Biden is the most likely, since Kerry would have to resign as a secretary of state and Gore has long been out of politics. Biden could run on the off-chance Democrats desperately need an alternative to Clinton.

If he lost, Biden would still have the legacy of having helped the first black president get elected, seeing through a huge expansion of health insurance and being the vice-president who helped push his administration and the nation to embrace same-sex marriage.

How long do these people have to decide?

Officially, the filing deadline to run for president in New Hampshire is on Nov. 27. And many other states; deadlines are in December or January. So in theory, these candidates have time. And if Clinton were not on the ballot, it’s not totally impossible Biden, Kerry or Gore, universally known by Democrats, could run a write-in campaign, as Alaska Sen. Lisa Murkowski did in 2010 after losing the Republican primary.

Some argue these candidates need to start running now, building the kind of massive combination of on-the-ground staff and fundraising they would need to beat Clinton.

That may not be true. Clinton is a deeply popular figure among Democrats who is running to be the first female president. Biden, Gore and Kerry are very unlikely to defeat her in a traditional campaign. Biden already ran against Clinton in 2008 and finished far behind her.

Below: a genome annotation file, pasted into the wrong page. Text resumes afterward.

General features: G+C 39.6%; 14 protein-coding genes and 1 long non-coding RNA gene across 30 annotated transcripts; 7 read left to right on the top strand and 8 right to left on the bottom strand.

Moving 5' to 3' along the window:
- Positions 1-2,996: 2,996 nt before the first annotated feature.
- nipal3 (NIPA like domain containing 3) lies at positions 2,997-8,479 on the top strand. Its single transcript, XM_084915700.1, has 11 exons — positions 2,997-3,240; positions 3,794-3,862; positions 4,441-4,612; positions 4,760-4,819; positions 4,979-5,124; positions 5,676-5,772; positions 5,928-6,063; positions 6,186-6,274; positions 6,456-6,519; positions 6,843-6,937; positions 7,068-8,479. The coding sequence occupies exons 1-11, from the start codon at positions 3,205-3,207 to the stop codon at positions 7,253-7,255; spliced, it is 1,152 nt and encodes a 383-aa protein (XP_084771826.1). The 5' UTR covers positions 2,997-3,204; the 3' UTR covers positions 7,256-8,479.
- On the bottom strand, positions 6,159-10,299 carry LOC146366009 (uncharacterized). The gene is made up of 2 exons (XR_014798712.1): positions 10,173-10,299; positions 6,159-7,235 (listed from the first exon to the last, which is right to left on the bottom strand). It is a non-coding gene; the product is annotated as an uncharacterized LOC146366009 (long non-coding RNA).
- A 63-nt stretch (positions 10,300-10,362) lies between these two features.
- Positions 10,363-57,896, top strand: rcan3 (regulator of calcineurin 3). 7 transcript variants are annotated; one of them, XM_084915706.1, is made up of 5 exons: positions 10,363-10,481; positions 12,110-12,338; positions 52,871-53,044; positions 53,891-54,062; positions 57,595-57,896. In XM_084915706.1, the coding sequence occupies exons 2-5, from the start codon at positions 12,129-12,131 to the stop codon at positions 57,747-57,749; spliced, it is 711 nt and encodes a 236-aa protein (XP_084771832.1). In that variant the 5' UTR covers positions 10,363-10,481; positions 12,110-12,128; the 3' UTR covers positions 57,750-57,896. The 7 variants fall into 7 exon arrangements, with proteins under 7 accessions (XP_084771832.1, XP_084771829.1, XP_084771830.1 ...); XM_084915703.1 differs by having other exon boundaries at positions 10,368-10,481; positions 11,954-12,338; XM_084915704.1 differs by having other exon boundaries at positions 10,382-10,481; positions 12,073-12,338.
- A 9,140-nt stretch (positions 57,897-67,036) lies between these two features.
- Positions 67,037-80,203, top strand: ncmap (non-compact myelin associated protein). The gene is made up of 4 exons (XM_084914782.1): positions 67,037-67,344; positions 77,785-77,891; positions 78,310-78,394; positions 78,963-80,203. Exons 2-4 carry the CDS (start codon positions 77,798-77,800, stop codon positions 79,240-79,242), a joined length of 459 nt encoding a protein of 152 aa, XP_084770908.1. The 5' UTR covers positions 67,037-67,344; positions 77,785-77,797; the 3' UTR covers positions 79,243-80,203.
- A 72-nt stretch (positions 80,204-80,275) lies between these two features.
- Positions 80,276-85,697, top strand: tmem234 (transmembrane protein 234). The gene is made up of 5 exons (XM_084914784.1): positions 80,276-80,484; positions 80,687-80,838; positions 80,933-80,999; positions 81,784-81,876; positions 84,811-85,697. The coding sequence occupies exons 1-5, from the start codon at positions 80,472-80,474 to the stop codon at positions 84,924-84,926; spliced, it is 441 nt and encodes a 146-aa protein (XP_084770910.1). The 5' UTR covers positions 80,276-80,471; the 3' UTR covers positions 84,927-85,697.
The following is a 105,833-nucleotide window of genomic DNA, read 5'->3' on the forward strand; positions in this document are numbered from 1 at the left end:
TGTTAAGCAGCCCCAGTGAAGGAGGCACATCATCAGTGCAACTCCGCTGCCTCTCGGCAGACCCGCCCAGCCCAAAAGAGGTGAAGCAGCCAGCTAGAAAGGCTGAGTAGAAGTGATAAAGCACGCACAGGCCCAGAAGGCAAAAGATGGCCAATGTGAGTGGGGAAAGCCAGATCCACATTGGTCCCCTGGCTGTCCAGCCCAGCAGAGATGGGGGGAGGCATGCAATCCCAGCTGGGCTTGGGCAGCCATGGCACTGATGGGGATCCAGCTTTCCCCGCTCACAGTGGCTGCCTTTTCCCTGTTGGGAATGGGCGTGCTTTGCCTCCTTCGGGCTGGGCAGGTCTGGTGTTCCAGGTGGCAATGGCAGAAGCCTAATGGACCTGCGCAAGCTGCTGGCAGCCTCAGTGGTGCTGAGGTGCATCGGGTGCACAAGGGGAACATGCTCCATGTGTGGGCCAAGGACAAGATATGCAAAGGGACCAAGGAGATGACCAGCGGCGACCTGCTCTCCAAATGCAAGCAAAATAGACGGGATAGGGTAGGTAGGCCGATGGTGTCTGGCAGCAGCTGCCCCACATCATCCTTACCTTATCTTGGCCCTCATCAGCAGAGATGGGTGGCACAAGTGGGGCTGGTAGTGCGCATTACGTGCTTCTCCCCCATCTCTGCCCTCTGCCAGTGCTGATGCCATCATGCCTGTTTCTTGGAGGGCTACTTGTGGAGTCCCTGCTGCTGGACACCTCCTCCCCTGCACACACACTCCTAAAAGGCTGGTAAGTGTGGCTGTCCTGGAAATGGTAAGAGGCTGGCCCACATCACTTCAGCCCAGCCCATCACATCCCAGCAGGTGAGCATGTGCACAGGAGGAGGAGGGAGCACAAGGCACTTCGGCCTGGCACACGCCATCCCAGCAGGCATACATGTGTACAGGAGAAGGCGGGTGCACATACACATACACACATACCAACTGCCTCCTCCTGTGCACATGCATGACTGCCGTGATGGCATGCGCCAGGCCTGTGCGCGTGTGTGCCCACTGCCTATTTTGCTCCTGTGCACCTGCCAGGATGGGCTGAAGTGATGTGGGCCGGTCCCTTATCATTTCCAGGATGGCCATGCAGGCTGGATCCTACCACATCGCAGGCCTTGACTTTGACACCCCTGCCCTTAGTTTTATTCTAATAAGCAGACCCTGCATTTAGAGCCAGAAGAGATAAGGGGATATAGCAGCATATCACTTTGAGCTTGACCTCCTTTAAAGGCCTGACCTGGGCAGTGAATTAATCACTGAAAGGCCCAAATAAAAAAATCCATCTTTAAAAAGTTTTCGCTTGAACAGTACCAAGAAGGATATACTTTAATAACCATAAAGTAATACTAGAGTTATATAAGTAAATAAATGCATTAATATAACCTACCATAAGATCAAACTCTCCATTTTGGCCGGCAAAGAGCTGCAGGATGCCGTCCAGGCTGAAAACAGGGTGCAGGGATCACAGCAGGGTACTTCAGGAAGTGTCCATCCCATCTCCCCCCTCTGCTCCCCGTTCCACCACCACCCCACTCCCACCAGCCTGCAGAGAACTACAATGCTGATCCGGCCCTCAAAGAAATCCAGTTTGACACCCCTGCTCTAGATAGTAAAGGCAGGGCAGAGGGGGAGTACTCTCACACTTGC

The path to victory for one of these men is that the controversies around Clinton in effect defeat her, and the establishment alternative inherits her support and then defeats Sanders.

What about Elizabeth Warren?

In Washington circles, it’s broadly agreed Gillibrand was almost certain to run in a field without Clinton, able to cast herself as the first potential female president and that Gillibrand will eventually run. It’s not Warren actually wants to run for president, even if she might want to be president.

How likely is this to all to happen?

Very unlikely. Hillary Clinton, as some conservatives have argued, is becoming “too big to fail.” The Democratic Party is very firmly behind her. Obama has praised her publicly, some of his staff left the White House to work for Clinton the entire party apparatus has backed her.

Another politician under this kind of scrutiny about their ethics might be losing support from their party. But Clinton is actually gaining support in the party amid the controversies, as Harkin’s endorsement showed. Democrats are downplaying the controversies around Clinton, defending her as they have Obama or they did Bill Clinton in the 1990’s.

The Democratic Party is totally invested in Clinton. It’s unlikely they are now going to say they made a huge mistake and pick another candidate.